Bis Hundert und fünfzig

March 25, 2014 by Henry Benjamin
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Federal Minister for Communications Malcolm Turnbull told Bondi’s Burger Centre’s Seniors’ Expo that we are fast approaching the time we should wish people “bis hundert und funfzig instead of zwanzig.

 

Malcolm Turnbull

Malcolm Turnbull

Burger Centre Manager Suzi Parker with Malcolm Turnbull

Burger Centre Manager Suzi Parker with Malcolm Turnbull

Turnbull said that one of secrets of not yielding to depression in old age is to stay active, adding that men during their lives identify themselves by their jobs so they face problems when they retire. The answer is to maintain “lots of interests and activities”.

He said: “I meet people today in their 30s, 40s and 50s who are complete workaholics. I think they are setting themselves out for problems later down the track. His advice to them is to develop lots of interests as the time we could come when the bank, or the law firm or government job would not be there anymore.”

He told the audience that he paddled a kayak 18 kms the day before on the harbour from Point Piper to South Head back to the Opera House returning to Point Piper. Turnbull will turn 60 later this year.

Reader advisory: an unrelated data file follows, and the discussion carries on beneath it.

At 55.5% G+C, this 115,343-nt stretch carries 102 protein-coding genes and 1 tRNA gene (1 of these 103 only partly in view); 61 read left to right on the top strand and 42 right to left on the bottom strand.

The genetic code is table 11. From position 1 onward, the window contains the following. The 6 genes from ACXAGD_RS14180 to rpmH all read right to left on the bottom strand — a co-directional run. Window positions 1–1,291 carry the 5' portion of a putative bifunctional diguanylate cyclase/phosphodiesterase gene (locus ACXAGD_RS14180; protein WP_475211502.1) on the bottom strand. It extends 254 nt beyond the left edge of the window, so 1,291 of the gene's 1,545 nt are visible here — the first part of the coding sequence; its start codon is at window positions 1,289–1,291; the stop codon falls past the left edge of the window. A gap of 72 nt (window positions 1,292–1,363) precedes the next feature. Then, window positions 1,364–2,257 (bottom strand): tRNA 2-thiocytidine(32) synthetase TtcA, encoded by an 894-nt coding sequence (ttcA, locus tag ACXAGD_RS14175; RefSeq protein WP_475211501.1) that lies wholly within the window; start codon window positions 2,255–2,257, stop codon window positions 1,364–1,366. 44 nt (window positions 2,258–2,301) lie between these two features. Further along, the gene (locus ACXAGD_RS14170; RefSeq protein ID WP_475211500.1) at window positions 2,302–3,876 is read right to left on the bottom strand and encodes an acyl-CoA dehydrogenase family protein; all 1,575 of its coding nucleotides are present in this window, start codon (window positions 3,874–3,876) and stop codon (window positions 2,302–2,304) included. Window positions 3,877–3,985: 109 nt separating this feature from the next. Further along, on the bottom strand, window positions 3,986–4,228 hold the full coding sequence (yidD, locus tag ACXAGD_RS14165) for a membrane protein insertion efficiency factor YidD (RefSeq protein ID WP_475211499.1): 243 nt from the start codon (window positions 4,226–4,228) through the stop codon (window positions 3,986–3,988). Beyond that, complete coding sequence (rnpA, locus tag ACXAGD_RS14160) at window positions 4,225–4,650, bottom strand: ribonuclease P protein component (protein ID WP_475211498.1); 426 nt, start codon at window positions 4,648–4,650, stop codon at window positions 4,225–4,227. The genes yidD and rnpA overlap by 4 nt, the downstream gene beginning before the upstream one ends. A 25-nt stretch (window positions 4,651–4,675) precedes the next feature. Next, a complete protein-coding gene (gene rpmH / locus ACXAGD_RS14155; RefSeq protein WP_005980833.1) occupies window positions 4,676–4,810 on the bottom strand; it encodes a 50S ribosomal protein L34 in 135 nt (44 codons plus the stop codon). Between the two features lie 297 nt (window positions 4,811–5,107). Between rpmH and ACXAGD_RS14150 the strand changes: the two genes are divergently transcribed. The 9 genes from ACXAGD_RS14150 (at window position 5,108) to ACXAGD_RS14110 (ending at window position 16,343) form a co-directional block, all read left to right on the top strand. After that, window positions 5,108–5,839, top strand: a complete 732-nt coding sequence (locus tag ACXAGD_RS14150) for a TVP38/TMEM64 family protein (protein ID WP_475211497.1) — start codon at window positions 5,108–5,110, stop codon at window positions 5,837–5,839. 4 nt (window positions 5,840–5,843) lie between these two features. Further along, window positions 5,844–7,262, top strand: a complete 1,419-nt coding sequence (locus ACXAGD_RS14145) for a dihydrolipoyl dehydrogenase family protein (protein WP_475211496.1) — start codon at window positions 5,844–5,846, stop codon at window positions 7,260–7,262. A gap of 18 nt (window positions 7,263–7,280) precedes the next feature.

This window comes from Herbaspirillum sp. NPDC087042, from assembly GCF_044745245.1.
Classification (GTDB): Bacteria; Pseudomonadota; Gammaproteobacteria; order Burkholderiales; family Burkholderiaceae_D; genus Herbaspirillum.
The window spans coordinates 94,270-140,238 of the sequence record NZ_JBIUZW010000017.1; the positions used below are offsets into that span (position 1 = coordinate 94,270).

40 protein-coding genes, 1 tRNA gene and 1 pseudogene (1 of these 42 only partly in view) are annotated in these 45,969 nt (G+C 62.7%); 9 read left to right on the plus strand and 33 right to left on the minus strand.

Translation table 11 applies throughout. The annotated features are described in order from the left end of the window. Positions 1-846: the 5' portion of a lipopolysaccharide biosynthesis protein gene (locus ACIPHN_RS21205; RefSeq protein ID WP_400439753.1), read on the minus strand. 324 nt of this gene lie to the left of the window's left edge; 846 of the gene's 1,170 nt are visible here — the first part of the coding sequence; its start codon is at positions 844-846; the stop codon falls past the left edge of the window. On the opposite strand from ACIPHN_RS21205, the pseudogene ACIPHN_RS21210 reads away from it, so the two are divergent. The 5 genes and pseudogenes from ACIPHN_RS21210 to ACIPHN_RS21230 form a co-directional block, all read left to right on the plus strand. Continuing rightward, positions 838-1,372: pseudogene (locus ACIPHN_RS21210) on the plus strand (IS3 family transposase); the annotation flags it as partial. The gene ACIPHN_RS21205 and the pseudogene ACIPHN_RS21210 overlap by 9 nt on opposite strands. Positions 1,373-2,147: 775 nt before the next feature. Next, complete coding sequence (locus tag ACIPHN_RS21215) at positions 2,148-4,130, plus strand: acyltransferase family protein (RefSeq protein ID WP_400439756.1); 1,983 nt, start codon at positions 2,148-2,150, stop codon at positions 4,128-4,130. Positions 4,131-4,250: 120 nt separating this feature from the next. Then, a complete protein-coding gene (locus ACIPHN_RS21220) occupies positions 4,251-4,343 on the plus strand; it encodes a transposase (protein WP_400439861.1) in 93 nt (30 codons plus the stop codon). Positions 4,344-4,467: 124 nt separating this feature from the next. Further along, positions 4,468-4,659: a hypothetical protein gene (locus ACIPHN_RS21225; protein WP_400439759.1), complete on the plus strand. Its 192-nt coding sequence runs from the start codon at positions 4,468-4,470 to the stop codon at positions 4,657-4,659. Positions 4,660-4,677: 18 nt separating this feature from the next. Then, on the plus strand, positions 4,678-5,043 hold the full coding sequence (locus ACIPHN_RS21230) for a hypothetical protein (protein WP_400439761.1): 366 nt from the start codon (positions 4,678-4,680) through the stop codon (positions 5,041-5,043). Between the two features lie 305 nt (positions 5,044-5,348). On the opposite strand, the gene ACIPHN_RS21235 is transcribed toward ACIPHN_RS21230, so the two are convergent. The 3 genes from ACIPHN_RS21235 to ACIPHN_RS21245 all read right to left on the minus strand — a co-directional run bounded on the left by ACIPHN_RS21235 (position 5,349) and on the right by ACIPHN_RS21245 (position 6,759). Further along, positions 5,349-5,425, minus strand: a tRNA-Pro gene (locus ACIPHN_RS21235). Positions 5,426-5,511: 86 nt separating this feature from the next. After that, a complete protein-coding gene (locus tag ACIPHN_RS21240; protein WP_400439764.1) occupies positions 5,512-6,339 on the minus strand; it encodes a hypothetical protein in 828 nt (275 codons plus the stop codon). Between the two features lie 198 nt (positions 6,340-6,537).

Adele Horin

Adele Horin

He spoke of Elizabeth Murdoch turning 100 at which time he sent her a message through the Daily Telegraph wishing her “bis hundert  und zwanzig”. He met up with her later and she asked him: “Do you know that message you sent me? Well thank you very much Mr Turnbull. I am 100 already so 120 doesn’t seem that ambitious.’ ” Turnbull added: “And so, without wanting to offend any of the rabbis I think the time has come to recalibrate given people’s greater life expectancy. When people first said ‘bis hundert und zwanzig’ that was an inconceivable age…maybe now it should be ‘bis hundert und funfzig’…so 150 is the new target.”

The COA team

The COA team

He concluded by praising the work of the Burger Centre.

Speakers at the Expo included former Sydney Morning Herald journalist Adele Horin who currently runs a blog entitled ‘Coming of Age’, Professor Henry Brodaty who specialises in geriatric diseases including dementia, Dr Dev Banerjee a sleep and respiratory specialist, and Associate Professor Michael Valenzuela whose works in the regenerative and neuroscience fields.

Stalls displaying goods and services for the aged were run by Wolper Hospital, the COA, the University of the Third Age, the Coast Centre, Calamity Alarms, the Montefiore Home, JewishCare, Quantum Vision, Australian Hearing and Waverley and Woollahra Councils,

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